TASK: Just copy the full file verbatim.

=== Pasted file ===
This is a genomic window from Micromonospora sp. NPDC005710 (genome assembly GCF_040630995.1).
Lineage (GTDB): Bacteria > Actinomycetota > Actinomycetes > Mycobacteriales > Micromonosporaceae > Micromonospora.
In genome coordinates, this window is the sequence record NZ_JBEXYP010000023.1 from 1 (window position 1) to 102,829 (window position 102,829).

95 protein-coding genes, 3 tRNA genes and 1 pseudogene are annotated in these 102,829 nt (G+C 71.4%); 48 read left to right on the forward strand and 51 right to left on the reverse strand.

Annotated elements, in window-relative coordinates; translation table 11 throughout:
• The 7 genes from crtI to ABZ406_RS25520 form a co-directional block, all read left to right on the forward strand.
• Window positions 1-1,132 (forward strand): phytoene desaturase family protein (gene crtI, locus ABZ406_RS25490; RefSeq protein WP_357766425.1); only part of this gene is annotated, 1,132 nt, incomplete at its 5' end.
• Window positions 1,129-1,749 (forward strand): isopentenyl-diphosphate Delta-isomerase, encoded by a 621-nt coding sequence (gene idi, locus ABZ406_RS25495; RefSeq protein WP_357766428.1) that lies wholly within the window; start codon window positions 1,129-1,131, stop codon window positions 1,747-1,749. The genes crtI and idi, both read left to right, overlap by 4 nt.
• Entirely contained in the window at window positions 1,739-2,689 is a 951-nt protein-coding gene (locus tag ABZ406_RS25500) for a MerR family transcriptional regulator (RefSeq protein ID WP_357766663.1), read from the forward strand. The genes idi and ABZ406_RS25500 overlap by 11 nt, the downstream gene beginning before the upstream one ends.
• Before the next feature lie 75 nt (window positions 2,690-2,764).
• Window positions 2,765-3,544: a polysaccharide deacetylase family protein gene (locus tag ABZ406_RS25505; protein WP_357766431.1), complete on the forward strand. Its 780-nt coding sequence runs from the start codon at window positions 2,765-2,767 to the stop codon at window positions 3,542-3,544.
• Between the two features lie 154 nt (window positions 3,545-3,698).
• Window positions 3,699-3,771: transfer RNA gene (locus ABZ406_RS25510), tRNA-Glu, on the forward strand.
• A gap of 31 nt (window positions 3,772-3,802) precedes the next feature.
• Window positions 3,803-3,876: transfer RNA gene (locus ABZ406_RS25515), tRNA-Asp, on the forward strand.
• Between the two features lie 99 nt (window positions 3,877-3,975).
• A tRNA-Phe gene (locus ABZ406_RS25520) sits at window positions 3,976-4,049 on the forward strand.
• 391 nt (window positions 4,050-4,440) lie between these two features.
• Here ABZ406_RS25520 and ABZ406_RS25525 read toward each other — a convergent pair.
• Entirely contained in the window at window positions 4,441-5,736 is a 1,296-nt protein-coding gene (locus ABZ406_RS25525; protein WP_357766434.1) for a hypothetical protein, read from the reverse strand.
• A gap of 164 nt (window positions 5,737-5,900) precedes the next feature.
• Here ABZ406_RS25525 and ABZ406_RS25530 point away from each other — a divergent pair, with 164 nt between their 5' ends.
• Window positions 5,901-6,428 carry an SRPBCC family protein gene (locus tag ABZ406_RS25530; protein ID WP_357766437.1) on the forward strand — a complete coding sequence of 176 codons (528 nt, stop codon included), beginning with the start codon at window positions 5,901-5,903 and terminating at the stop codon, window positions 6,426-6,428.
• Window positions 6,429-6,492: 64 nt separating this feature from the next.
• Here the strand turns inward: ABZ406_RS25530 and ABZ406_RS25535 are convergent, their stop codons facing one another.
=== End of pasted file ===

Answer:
This is a genomic window from Micromonospora sp. NPDC005710 (genome assembly GCF_040630995.1).
Lineage (GTDB): Bacteria > Actinomycetota > Actinomycetes > Mycobacteriales > Micromonosporaceae > Micromonospora.
In genome coordinates, this window is the sequence record NZ_JBEXYP010000023.1 from 1 (window position 1) to 102,829 (window position 102,829).

95 protein-coding genes, 3 tRNA genes and 1 pseudogene are annotated in these 102,829 nt (G+C 71.4%); 48 read left to right on the forward strand and 51 right to left on the reverse strand.

Annotated elements, in window-relative coordinates; translation table 11 throughout:
• The 7 genes from crtI to ABZ406_RS25520 form a co-directional block, all read left to right on the forward strand.
• Window positions 1-1,132 (forward strand): phytoene desaturase family protein (gene crtI, locus ABZ406_RS25490; RefSeq protein WP_357766425.1); only part of this gene is annotated, 1,132 nt, incomplete at its 5' end.
• Window positions 1,129-1,749 (forward strand): isopentenyl-diphosphate Delta-isomerase, encoded by a 621-nt coding sequence (gene idi, locus ABZ406_RS25495; RefSeq protein WP_357766428.1) that lies wholly within the window; start codon window positions 1,129-1,131, stop codon window positions 1,747-1,749. The genes crtI and idi, both read left to right, overlap by 4 nt.
• Entirely contained in the window at window positions 1,739-2,689 is a 951-nt protein-coding gene (locus tag ABZ406_RS25500) for a MerR family transcriptional regulator (RefSeq protein ID WP_357766663.1), read from the forward strand. The genes idi and ABZ406_RS25500 overlap by 11 nt, the downstream gene beginning before the upstream one ends.
• Before the next feature lie 75 nt (window positions 2,690-2,764).
• Window positions 2,765-3,544: a polysaccharide deacetylase family protein gene (locus tag ABZ406_RS25505; protein WP_357766431.1), complete on the forward strand. Its 780-nt coding sequence runs from the start codon at window positions 2,765-2,767 to the stop codon at window positions 3,542-3,544.
• Between the two features lie 154 nt (window positions 3,545-3,698).
• Window positions 3,699-3,771: transfer RNA gene (locus ABZ406_RS25510), tRNA-Glu, on the forward strand.
• A gap of 31 nt (window positions 3,772-3,802) precedes the next feature.
• Window positions 3,803-3,876: transfer RNA gene (locus ABZ406_RS25515), tRNA-Asp, on the forward strand.
• Between the two features lie 99 nt (window positions 3,877-3,975).
• A tRNA-Phe gene (locus ABZ406_RS25520) sits at window positions 3,976-4,049 on the forward strand.
• 391 nt (window positions 4,050-4,440) lie between these two features.
• Here ABZ406_RS25520 and ABZ406_RS25525 read toward each other — a convergent pair.
• Entirely contained in the window at window positions 4,441-5,736 is a 1,296-nt protein-coding gene (locus ABZ406_RS25525; protein WP_357766434.1) for a hypothetical protein, read from the reverse strand.
• A gap of 164 nt (window positions 5,737-5,900) precedes the next feature.
• Here ABZ406_RS25525 and ABZ406_RS25530 point away from each other — a divergent pair, with 164 nt between their 5' ends.
• Window positions 5,901-6,428 carry an SRPBCC family protein gene (locus tag ABZ406_RS25530; protein ID WP_357766437.1) on the forward strand — a complete coding sequence of 176 codons (528 nt, stop codon included), beginning with the start codon at window positions 5,901-5,903 and terminating at the stop codon, window positions 6,426-6,428.
• Window positions 6,429-6,492: 64 nt separating this feature from the next.
• Here the strand turns inward: ABZ406_RS25530 and ABZ406_RS25535 are convergent, their stop codons facing one another.